With a world tour and their first new studio album in nearly 25 years, 2006 has already been branded the year of "The Who return" by Mojo magazine.
The group, whose line-up now includes Ringo Starr's son Zac Starkey on the drums in place of Keith Moon, who died of a drugs overdose in 1978, will also break a self-imposed moratorium on playing at festivals, introduced after 11 fans were killed at a show in Cincinnati, Ohio, in 1979.
Pete Townshend, one of the two surviving original members along with Roger Daltrey, said on his website: "There will be a tour. We already have European festival dates slotted in June and July." The original bassist, John Entwistle, died of a heart attack in 2002.
A British and European tour will be followed by an American leg in the autumn and the rest of the world in 2007. The band is believed to be negotiating to play at Scotland's T in the Park. Townshend also said he would deliver the new studio album - The Who's first since It's Hard in 1982. The singer-songwriter and guitarist said: "There will be a new CD sometime in the early summer. I know I've cried wolf a few times, but this time I have committed."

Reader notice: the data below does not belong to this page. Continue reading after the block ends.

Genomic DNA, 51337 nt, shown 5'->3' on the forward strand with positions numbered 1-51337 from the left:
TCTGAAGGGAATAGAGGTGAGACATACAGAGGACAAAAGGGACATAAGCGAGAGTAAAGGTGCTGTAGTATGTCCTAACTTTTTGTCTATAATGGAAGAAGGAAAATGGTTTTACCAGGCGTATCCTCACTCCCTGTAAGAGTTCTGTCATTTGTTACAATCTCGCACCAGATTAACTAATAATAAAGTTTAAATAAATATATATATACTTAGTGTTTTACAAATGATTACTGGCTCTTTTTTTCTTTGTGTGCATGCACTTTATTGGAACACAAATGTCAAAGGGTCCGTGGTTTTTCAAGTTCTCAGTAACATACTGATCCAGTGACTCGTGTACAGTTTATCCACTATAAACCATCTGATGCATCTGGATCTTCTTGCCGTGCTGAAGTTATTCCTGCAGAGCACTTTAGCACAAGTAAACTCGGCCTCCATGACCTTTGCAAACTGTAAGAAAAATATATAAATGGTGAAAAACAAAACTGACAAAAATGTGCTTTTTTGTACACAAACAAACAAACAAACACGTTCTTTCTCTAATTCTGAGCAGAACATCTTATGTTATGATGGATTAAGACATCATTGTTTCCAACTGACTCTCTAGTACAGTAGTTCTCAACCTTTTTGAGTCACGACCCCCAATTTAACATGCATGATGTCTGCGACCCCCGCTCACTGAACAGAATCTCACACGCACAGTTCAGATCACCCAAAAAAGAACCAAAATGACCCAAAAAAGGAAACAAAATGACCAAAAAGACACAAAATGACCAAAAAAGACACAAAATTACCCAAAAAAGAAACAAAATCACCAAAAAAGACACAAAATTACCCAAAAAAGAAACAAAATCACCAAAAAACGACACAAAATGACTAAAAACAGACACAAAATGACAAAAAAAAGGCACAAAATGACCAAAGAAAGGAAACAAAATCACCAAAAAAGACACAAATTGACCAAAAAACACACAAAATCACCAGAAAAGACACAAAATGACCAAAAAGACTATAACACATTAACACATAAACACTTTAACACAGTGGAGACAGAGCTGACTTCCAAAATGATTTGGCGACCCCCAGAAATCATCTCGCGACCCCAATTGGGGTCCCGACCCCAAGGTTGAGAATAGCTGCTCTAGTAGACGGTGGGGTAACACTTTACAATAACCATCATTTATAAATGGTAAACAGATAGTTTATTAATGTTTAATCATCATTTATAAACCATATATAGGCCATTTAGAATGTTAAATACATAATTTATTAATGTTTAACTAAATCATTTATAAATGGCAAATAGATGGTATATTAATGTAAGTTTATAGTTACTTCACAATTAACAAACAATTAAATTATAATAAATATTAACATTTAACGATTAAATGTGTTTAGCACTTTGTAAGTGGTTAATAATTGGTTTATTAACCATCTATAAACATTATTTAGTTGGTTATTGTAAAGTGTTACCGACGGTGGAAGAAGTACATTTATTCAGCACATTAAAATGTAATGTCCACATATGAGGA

Townshend's girlfriend, the singer-songwriter Rachel Fuller, will perform her show, In The Attic, before every gig.
Townshend and Daltrey, who appear to have overcome their legendary rivalry, are now working together on the album, which will feature songs inspired by the Beslan school massacre.
In an interview with Mojo, Townshend said: "I find it very hard to please Roger. It's as narrow a brief as it was when we were 17 ... when I used to look at Roger and think ... Roger is a tough guy from the 'hood, I've gotta write songs about fighting."